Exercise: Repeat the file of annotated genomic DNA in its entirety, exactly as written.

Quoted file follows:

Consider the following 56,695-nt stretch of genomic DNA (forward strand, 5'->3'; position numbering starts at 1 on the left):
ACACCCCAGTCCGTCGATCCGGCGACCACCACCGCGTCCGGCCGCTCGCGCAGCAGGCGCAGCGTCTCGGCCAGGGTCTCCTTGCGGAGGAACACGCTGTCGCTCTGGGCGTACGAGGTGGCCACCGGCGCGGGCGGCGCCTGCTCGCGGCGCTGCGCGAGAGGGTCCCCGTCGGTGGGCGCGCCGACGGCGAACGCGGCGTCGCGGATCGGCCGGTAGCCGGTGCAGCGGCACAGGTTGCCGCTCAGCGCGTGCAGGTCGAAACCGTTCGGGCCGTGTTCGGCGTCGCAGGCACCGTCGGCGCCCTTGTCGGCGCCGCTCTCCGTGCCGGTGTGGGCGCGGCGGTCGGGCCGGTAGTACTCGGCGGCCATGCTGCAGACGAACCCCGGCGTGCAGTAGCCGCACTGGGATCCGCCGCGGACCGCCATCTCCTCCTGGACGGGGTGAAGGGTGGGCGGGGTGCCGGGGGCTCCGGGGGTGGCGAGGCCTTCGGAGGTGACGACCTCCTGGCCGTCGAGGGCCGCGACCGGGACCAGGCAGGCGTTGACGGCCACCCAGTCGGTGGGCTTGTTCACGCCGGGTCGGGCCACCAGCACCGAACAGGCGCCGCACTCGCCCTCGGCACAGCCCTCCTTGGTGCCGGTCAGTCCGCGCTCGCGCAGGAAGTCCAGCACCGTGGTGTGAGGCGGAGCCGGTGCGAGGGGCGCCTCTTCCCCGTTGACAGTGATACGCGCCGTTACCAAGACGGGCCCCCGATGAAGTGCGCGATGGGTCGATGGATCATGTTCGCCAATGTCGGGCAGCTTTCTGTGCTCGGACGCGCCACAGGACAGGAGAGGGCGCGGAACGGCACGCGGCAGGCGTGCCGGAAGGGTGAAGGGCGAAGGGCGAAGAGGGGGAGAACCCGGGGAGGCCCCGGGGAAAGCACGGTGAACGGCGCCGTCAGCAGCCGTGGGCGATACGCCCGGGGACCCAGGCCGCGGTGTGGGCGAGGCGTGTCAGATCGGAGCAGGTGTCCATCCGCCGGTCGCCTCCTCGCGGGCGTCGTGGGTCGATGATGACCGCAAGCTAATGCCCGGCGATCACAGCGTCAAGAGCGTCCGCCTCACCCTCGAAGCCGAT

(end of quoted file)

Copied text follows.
Consider the following 56,695-nt stretch of genomic DNA (forward strand, 5'->3'; position numbering starts at 1 on the left):
ACACCCCAGTCCGTCGATCCGGCGACCACCACCGCGTCCGGCCGCTCGCGCAGCAGGCGCAGCGTCTCGGCCAGGGTCTCCTTGCGGAGGAACACGCTGTCGCTCTGGGCGTACGAGGTGGCCACCGGCGCGGGCGGCGCCTGCTCGCGGCGCTGCGCGAGAGGGTCCCCGTCGGTGGGCGCGCCGACGGCGAACGCGGCGTCGCGGATCGGCCGGTAGCCGGTGCAGCGGCACAGGTTGCCGCTCAGCGCGTGCAGGTCGAAACCGTTCGGGCCGTGTTCGGCGTCGCAGGCACCGTCGGCGCCCTTGTCGGCGCCGCTCTCCGTGCCGGTGTGGGCGCGGCGGTCGGGCCGGTAGTACTCGGCGGCCATGCTGCAGACGAACCCCGGCGTGCAGTAGCCGCACTGGGATCCGCCGCGGACCGCCATCTCCTCCTGGACGGGGTGAAGGGTGGGCGGGGTGCCGGGGGCTCCGGGGGTGGCGAGGCCTTCGGAGGTGACGACCTCCTGGCCGTCGAGGGCCGCGACCGGGACCAGGCAGGCGTTGACGGCCACCCAGTCGGTGGGCTTGTTCACGCCGGGTCGGGCCACCAGCACCGAACAGGCGCCGCACTCGCCCTCGGCACAGCCCTCCTTGGTGCCGGTCAGTCCGCGCTCGCGCAGGAAGTCCAGCACCGTGGTGTGAGGCGGAGCCGGTGCGAGGGGCGCCTCTTCCCCGTTGACAGTGATACGCGCCGTTACCAAGACGGGCCCCCGATGAAGTGCGCGATGGGTCGATGGATCATGTTCGCCAATGTCGGGCAGCTTTCTGTGCTCGGACGCGCCACAGGACAGGAGAGGGCGCGGAACGGCACGCGGCAGGCGTGCCGGAAGGGTGAAGGGCGAAGGGCGAAGAGGGGGAGAACCCGGGGAGGCCCCGGGGAAAGCACGGTGAACGGCGCCGTCAGCAGCCGTGGGCGATACGCCCGGGGACCCAGGCCGCGGTGTGGGCGAGGCGTGTCAGATCGGAGCAGGTGTCCATCCGCCGGTCGCCTCCTCGCGGGCGTCGTGGGTCGATGATGACCGCAAGCTAATGCCCGGCGATCACAGCGTCAAGAGCGTCCGCCTCACCCTCGAAGCCGAT